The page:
Run on second down, and the Rams call time out with 1:49 left.

Another pass on third and 10, the non-penalty that fell incomplete and stopped the clock again at 1:45.


The Saints then kicked the go-ahead field goal, but the Rams got the ball back with 1:41 left.

The Saints could have given the Rams the ball back with less than a minute left and no timeouts. Instead, they gave them 1:41 and one timeout.

So Payton can blame the officials all he wants. The reality is his poor clock management played just as big of a role in the loss, if not a bigger one.

Related: Gasper: This is one of Bill Belichick’s greatest game-planning masterpieces

■  Meanwhile, the non-call has sparked outrage among fans and media. Pro Football Talk’s Mike Florio railed on the NFL for not using instant replay to fix obvious officiating errors. NBC’s Peter King wondered if Riveron, the league’s vice president of officiating, will get fired for this mess. The Washington Post reported that the NFL will look into making instant replay a part of the penalty process this offseason.

But let’s take a deep breath and calm down for a minute. Yes, it was a horrible non-call. Yes, one of the officials (probably the back judge or the side judge) should have thrown the flag. Yes, the NFL’s decision to use “all-star” crews instead of regular-season crews leads to poor communication among the officials. Yes, whoever blew the call deserves to be reprimanded, or fined, or demoted, or fired, or whatever punishment the NFL deems fit.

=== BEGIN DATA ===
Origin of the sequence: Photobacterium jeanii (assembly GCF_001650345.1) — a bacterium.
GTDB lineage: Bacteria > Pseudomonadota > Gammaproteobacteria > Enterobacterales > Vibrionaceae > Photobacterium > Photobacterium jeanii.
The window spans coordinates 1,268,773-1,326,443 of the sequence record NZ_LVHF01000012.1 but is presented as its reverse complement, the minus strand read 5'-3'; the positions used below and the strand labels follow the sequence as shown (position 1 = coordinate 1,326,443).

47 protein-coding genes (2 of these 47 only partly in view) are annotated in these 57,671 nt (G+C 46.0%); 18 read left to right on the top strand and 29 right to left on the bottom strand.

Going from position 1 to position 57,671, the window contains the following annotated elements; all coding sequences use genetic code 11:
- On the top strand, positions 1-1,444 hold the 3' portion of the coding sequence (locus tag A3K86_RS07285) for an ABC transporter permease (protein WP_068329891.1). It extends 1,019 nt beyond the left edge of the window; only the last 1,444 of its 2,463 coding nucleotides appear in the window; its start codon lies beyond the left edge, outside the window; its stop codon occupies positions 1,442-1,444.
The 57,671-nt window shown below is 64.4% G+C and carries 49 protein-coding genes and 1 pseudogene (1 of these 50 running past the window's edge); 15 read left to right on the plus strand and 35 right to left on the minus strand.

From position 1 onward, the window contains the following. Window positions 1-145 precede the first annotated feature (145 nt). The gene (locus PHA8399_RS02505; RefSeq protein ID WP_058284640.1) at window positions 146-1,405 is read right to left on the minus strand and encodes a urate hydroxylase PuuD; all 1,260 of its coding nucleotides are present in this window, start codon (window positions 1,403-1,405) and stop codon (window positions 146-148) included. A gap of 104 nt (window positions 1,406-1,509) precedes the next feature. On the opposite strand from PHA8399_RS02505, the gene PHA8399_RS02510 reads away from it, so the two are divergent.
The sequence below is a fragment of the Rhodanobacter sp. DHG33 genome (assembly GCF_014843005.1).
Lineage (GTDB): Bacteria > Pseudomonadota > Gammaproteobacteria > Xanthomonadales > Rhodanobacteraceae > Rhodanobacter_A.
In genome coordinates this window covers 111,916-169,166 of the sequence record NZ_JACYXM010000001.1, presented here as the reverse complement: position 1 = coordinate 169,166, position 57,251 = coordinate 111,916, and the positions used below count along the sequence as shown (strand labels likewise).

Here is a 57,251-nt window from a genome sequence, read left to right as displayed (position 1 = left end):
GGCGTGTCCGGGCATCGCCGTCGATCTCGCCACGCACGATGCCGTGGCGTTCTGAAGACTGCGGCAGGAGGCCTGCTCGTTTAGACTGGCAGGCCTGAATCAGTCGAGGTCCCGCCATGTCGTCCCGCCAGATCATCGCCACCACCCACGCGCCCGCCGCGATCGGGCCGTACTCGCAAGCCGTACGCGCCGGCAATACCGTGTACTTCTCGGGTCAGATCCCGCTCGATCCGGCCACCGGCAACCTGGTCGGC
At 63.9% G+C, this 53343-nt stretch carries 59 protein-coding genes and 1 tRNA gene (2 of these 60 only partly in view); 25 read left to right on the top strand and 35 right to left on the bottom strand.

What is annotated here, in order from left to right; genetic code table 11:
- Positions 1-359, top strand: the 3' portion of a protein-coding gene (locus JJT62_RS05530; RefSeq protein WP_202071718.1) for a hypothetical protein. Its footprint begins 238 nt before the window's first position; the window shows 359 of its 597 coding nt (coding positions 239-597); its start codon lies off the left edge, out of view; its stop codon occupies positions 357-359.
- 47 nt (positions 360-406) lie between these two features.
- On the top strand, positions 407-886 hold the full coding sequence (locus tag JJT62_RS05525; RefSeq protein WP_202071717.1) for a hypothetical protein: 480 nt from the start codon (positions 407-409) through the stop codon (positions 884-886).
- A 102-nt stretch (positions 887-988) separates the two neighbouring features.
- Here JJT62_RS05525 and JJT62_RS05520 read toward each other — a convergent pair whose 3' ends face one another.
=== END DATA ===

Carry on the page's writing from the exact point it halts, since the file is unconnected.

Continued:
But that doesn’t mean it’s time to overhaul the entire system. Using instant replay to search for potential penalties on any given play sounds like an utter disaster. It also sounds like four-hour football games.


And blaming Riveron seems reactionary at best. The NFL rules don’t allow him to call penalties from the replay room in New York. Do we really want Riveron going renegade in the playoffs just because a lot of people think it’s the right thing to do? I know I don’t. The NFL needs less Riveron, not more.

The officials are human and will make mistakes, especially in real time, without the benefit of instant replay. The Robey-Coleman hit was hardly the only bad call Sunday. The Patriots benefited from a horrible roughing-the-passer penalty against the Chiefs. The Chiefs benefited from a horrible non-call for offensive pass interference on a deep pass to Sammy Watkins that caused Bill Belichick to smash his tablet. There were several other questionable calls in that game.

But the bad calls tend to even out over time. And the officials still get 95 percent of the calls right.

The answer is just to demand more accountability from the officials, and to punish them appropriately when necessary. Because having games officiated by humans is better than entrusting it with robots and computers and Riveron making calls from a dark room in New York.

Related: A guide to Super Bowl LIII